The Perry McAdow House is a Renaissance Revival house located at 4605 Cass Avenue in Midtown Detroit, Michigan. It was designated a Michigan State Historic Site in 1976 and listed on the National Register of Historic Places in 1980.
Perry W. McAdow earned his fortune gold mining in Montana. In 1891, he and his wife Clara built an elaborate mansion on Cass for a cost of $65,000 as an entrance into Detroit society. The couple lived there until 1897. The house was used as a private residence until 1913 when it was sold to the First Universalist congregation. The church used it as a place of worship for three years until a new church immediately to the north was completed, after which the house was used as a parish house.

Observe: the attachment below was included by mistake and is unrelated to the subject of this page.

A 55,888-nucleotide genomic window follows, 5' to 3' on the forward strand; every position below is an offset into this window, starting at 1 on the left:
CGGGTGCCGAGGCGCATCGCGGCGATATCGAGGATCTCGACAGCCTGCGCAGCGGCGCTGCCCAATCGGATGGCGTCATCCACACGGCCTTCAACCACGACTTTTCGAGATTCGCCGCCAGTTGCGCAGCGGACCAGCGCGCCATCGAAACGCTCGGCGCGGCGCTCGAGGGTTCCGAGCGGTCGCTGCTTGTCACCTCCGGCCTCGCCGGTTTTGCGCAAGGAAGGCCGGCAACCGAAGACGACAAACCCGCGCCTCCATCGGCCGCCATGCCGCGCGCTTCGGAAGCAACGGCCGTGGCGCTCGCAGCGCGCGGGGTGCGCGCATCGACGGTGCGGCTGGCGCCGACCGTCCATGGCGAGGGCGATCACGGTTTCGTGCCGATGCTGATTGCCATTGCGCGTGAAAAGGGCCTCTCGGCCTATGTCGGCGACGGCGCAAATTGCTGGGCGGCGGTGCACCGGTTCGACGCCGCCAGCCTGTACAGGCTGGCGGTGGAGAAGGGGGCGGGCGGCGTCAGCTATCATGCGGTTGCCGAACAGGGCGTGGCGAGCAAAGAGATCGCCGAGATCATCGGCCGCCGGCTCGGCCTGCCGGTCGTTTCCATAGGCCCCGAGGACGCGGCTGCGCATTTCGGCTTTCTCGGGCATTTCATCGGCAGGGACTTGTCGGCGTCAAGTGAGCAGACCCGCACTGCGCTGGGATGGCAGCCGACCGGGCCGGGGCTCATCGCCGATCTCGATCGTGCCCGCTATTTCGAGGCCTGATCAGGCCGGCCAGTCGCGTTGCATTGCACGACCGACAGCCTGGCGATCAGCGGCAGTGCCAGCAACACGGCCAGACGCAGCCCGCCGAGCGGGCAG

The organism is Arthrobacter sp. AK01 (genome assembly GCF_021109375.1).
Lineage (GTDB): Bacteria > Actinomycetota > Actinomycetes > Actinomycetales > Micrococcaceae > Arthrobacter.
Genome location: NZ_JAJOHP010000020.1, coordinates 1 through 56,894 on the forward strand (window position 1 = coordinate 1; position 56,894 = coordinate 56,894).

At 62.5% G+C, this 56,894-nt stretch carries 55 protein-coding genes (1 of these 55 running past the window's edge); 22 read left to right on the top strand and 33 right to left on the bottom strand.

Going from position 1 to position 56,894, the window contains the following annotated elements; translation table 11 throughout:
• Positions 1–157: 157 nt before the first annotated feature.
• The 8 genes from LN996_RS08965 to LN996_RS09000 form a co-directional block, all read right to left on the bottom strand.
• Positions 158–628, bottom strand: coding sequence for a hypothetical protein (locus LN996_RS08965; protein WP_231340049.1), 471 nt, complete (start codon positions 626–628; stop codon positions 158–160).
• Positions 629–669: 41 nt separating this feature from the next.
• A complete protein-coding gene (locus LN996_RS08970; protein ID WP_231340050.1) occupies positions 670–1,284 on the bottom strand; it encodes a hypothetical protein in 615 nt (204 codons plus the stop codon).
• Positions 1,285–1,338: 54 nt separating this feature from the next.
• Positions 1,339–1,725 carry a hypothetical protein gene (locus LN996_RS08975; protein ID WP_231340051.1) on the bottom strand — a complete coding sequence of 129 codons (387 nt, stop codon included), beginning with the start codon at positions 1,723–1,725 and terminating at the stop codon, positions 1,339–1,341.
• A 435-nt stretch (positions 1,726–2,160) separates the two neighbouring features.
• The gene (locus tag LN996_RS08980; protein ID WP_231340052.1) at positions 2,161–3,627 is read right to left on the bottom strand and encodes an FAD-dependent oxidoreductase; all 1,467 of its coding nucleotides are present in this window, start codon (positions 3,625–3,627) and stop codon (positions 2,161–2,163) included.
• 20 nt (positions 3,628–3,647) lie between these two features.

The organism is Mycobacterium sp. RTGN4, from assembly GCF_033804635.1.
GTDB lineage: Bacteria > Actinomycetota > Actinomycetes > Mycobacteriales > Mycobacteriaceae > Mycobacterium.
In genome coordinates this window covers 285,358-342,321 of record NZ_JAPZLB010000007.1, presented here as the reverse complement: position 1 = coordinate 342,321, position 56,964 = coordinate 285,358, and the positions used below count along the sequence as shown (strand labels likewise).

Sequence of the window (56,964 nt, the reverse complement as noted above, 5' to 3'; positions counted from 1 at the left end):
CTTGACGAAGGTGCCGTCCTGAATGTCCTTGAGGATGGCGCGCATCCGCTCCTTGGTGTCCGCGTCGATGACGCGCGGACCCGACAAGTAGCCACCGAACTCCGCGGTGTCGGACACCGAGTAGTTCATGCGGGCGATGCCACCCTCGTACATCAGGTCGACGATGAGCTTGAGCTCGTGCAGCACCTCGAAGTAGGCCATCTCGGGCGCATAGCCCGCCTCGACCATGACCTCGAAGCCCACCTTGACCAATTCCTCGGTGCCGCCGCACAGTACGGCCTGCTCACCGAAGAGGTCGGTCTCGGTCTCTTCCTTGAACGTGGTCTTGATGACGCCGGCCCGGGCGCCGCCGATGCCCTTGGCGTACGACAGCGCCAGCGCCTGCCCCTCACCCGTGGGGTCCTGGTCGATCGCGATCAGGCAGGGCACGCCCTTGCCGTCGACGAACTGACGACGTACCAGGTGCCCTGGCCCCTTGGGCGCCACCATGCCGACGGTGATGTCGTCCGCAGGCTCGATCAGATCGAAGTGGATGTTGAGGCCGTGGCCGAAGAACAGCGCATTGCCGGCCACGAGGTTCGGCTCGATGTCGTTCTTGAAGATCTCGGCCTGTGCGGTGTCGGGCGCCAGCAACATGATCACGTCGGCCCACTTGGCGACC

The house has two and a half stories with a hipped roof and is constructed of red brick and brownstone. The exterior boasts bay windows, Corinthian-columned porches, parapet balustrades, and a modillion cornice; the interior features notable frescos, paneling, plasterwork and stained glass. Behind the original house is a two-story, red brick church hall, built in 1917.